- How would you know if we have solved the problem?
This framework is particularly efficient to avoid the main drivers of bad prioritization (starting from a solution, not having quantitative or qualitative user research to support that it’s a real problem and not defining / being able to measure success)
3/ Vote: once all the problems/opportunities have been pitched, every stakeholder from the Gear is given 40 points to allocate to the different pitches (with a maximum of 10 points for a single pitch). Votes are made public once all votes are registered so as to foster discussion. Pitches are then ranked by number of votes. All stakeholders commit on problems that are considered prioritized but most importantly they commit on those that are not and that should not be investigated during the quarter.
4/ Solution Space Exploration: For each of the most prioritized problems we set up a work group led by a PM which includes both business stakeholders and lead devs and architects. The objective of the work group is to explore, through brainstorming and conception sessions, the different solutions to tackle the problem/opportunity.
Release plan: Based on the results of the solution exploration and according to the resources available in the team, the PM shares a clear release plan of what the team will do. The Release Plan presentation which last between 15/20min follows a strict template
- What is the quarter goal?
- What is the quarter star metric?
- What are the other big rocks that will be delivered during the quarter?
- What is the main topic that will be explored during the quarter?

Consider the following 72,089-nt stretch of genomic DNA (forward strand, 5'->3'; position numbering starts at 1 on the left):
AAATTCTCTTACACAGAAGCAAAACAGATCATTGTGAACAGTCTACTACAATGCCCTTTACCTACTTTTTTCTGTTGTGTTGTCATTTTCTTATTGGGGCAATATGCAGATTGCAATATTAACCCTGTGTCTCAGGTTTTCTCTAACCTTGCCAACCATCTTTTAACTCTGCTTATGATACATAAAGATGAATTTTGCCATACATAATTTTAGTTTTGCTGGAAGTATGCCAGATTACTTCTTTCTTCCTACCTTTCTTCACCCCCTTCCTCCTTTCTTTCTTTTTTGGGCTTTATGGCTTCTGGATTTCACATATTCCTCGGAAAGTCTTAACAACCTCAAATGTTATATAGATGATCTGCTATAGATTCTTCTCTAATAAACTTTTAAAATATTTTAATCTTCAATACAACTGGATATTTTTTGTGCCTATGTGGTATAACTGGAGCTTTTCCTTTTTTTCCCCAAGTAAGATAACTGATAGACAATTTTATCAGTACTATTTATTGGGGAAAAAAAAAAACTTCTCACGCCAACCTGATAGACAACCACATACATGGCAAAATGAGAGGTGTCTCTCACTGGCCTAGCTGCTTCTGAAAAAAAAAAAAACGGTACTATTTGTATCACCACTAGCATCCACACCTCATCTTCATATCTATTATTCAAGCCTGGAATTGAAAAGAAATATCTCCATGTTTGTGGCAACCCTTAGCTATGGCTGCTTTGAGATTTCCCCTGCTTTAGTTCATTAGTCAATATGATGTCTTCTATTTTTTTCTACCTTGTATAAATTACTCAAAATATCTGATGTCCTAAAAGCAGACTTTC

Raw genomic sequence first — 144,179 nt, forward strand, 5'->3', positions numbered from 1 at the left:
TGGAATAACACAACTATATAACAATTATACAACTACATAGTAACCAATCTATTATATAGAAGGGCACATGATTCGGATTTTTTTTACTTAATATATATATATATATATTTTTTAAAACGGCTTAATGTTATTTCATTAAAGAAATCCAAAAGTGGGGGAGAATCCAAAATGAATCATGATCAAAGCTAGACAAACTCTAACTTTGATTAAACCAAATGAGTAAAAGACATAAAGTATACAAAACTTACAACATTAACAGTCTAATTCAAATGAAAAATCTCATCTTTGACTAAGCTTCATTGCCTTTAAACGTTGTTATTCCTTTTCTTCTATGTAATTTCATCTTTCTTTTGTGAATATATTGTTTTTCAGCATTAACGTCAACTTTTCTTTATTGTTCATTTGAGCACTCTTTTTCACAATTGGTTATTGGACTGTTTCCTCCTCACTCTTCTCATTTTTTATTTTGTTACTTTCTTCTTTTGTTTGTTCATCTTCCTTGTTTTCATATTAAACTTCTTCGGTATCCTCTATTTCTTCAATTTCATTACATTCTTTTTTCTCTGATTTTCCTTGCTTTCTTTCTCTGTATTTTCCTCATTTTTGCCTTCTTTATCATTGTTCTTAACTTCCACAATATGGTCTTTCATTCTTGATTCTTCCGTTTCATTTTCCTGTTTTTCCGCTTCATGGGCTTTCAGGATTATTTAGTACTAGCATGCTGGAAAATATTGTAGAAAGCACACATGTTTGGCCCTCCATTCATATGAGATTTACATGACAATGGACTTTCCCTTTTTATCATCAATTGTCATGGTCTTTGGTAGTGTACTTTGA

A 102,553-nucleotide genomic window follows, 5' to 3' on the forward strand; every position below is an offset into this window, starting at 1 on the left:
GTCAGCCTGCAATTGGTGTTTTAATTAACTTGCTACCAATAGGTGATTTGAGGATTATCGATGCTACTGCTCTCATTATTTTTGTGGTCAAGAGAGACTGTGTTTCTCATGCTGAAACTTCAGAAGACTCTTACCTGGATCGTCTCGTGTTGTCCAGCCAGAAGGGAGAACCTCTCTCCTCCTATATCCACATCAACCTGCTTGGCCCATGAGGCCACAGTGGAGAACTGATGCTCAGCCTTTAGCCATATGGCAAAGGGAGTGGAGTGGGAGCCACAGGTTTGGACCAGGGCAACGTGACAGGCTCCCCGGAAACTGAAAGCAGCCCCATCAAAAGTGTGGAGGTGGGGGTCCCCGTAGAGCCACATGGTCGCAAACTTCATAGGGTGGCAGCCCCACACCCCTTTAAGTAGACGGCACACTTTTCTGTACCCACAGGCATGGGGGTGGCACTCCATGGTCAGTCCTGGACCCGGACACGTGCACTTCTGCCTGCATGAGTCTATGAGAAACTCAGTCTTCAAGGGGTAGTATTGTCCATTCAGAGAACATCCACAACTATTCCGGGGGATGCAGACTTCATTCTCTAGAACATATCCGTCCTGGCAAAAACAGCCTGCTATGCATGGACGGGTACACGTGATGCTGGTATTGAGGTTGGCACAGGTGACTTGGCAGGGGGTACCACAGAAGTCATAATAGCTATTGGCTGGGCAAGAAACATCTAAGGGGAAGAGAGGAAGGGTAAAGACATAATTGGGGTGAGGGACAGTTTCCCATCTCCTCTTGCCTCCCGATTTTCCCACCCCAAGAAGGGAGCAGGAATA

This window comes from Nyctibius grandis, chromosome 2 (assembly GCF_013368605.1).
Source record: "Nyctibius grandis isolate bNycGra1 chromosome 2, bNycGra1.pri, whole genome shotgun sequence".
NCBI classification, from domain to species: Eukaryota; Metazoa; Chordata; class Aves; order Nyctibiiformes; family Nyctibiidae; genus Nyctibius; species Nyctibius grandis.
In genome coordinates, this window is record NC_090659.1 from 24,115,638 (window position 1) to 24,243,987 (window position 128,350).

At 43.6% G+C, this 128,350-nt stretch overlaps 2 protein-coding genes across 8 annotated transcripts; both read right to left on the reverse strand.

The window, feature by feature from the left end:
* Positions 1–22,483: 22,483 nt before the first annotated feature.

Opportunity tree solutions to get challenged
The opportunity tree solutions is a framework popularized by Teresa Tores in this article. I find it a great artefact when a team begins to address a new problem. It is a great tool to present the outcome of an exploration phase. It can both reassure leadership by showing that you explored several opportunities and provide a great support for extra challenge. If you think of it, the Product Management job is just building this opportunity tree and picking up the right leaf! Here is the generic framework, I will show a more concrete example based on ManoMano’s case.
First principles to cope with immutable truths
I attended a very interesting talk from Supraya Uchil where she introduced the notion of First Principles (wikipedia definition). Supraya is an amazing Product leader who among other launched the Kindle at Amazon. Her point is to always keep in mind what are the key constraints of your market, the ones that will never change during the coming years. It helps you get rid of the noise and the buzz. For instance at ManoMano, our First Principles could be:
- Complex: DIY requires technical knowledge and skills. You usually go through much research and technical advices
- Long lasting: once you refurbish something, you usually keep it for years. It means you will take the time to do it right, and avoid mistakes that you must live with for years…
- Rewarding: you always feel proud of having built something by yourself. See all these people whol show you the before and after photos of their work
“Press release” to really adopt a user first approach